I'm looking for an appropriate test to assess significance of (dis)similarity between binary vectors. Working example in R: denote the values of 10 features of 5 products by 0 (no feature present) or 1 (product has this feature)

mtrx <- rbind(c(rep(1, 4), rep(0, 6)),
      c(0, rep(1, 4), rep(0, 5)),
      c(rep(0, 3), rep(1, 3), rep(0, 4)),
      c(rep(0, 6), rep(1, 4)),
      c(rep(0, 6), rep(1, 3), 0))

In my actual dataset the number of features is of the order of thousands and the number of 1s per product varies wildly. I'd like to (i) have a measure of assessing (dis)similarity of products and (ii) assessing how significant this is.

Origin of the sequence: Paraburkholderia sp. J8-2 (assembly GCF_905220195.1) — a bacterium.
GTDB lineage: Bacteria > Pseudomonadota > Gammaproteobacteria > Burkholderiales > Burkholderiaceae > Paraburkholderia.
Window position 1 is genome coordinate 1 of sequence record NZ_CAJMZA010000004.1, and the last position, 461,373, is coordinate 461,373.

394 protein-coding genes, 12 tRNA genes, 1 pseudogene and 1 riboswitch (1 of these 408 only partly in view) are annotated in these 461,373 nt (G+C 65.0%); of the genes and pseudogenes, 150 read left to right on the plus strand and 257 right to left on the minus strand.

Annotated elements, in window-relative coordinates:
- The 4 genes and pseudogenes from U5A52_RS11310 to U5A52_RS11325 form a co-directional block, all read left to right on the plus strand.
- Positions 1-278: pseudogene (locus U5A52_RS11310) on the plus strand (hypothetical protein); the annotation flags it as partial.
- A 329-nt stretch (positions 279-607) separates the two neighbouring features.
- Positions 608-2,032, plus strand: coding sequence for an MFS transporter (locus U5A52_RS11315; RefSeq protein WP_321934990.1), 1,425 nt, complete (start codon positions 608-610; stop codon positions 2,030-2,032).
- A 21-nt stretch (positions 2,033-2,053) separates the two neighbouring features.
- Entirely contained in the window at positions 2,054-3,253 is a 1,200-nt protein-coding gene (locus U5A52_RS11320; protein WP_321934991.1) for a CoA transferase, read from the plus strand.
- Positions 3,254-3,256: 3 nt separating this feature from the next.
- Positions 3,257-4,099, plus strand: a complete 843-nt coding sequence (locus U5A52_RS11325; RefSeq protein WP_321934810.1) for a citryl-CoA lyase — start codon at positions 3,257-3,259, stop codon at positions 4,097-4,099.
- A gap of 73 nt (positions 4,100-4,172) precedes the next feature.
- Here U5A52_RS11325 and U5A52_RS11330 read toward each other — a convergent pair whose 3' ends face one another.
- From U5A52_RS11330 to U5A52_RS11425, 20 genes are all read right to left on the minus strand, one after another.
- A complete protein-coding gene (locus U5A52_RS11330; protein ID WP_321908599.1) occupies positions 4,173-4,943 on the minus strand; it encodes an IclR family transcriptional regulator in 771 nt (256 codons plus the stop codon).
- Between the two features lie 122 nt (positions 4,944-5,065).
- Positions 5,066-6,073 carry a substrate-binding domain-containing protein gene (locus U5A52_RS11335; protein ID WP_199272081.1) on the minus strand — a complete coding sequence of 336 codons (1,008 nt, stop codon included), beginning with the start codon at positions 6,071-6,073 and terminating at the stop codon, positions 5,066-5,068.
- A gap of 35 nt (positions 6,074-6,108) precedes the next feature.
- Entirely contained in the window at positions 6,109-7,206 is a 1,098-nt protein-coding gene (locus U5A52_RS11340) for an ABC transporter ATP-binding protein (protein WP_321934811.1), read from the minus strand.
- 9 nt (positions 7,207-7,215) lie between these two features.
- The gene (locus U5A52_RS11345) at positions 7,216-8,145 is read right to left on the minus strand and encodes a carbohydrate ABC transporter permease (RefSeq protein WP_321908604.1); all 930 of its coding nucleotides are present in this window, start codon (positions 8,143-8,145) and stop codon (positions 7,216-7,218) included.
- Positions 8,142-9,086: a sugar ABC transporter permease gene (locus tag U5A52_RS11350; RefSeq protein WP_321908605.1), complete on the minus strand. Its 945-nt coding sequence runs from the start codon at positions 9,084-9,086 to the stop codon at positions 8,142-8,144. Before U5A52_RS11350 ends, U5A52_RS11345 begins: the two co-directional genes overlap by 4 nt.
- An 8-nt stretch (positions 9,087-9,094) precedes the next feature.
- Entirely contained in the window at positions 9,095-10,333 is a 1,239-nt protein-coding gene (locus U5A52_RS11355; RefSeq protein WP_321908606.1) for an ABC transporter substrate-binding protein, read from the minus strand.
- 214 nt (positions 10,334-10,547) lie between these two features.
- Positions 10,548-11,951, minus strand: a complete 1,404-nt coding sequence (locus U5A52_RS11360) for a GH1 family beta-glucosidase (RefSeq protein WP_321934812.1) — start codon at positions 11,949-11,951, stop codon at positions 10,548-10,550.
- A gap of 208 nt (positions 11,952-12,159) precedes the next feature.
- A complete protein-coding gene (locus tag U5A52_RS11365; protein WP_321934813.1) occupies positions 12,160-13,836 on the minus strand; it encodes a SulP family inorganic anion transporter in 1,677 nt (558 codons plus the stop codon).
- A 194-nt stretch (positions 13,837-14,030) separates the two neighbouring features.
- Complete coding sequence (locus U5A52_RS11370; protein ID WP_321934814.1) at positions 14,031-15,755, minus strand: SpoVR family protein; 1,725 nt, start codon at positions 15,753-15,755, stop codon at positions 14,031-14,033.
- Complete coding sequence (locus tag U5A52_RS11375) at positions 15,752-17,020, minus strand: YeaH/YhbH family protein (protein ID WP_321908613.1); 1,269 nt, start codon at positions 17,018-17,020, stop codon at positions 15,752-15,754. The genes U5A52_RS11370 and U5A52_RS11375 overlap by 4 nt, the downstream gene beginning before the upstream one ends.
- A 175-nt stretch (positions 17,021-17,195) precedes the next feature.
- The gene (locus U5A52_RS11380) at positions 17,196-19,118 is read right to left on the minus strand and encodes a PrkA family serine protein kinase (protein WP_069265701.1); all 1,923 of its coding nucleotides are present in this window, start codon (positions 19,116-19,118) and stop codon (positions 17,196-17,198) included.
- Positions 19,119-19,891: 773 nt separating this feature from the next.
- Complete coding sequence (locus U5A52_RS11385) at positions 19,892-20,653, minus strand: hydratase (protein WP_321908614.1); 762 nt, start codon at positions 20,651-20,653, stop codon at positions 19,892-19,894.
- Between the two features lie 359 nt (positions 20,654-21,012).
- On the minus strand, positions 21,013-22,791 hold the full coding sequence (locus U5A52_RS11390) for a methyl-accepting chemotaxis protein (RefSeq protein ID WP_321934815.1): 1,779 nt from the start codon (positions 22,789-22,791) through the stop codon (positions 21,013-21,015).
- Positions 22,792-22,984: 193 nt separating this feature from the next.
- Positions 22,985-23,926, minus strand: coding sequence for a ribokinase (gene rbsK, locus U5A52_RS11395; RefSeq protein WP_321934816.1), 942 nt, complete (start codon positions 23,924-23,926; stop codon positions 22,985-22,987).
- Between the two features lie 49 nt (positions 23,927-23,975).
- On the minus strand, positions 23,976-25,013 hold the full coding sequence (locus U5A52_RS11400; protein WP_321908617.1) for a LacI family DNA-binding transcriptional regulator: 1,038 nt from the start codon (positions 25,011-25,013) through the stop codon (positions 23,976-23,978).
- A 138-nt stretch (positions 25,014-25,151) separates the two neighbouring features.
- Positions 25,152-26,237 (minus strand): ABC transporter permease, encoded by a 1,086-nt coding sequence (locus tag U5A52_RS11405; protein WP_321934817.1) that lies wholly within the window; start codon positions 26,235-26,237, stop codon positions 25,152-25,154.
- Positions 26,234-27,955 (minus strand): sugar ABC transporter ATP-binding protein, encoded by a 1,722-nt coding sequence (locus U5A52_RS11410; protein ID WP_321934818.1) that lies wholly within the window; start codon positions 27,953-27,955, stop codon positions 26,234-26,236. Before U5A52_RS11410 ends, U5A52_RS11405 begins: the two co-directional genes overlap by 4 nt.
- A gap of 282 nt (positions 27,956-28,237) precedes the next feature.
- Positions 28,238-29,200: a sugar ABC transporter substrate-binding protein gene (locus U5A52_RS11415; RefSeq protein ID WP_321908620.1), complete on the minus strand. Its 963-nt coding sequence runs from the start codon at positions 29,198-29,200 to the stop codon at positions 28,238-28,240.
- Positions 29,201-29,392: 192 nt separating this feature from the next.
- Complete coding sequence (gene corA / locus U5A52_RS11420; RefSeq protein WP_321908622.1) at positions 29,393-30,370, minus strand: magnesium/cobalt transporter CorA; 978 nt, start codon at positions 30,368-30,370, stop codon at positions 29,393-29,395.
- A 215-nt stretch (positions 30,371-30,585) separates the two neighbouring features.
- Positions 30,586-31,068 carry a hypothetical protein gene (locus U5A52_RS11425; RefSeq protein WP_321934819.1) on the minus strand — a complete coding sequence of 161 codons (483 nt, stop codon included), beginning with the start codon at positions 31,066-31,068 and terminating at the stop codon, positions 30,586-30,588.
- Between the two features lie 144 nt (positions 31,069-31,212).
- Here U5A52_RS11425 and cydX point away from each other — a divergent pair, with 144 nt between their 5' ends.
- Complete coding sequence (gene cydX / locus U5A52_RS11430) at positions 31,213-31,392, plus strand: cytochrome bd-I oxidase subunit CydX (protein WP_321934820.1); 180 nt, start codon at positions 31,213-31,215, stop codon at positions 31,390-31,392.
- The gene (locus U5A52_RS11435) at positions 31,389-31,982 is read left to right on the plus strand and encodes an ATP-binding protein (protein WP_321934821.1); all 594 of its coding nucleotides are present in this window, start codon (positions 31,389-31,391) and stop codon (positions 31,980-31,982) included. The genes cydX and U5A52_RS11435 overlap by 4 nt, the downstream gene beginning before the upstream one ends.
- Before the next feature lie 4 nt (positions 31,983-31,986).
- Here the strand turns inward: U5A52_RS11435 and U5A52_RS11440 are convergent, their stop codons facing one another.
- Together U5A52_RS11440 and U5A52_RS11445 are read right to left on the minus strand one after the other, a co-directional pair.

Many measures came to my mind: Hamming distance, MCC etc. For instance,

sum(mtrx[1, ] != mtrx[2, ]) # Hamming distance of products 1 and 2 is 2

To assess whether this is significant or not I tried permutation tests, for instance (null hypothesis is that they are the same)

sim <- replicate(10000, sample(c(mtrx[1, ], mtrx[2, ])))
sum(colSums(sim[1:10, ] != sim[11:20, ]) >= 2 )/ 10000

In my real dataset almost all "p-values" I obtain this way are zero, since it's impossible to create all possible permutations. How could I add a confidence interval to the calculated p-value? Is there a better way to do the whole thing?


Your Answer

By clicking “Post Your Answer”, you agree to our terms of service, privacy policy and cookie policy

Browse other questions tagged or ask your own question.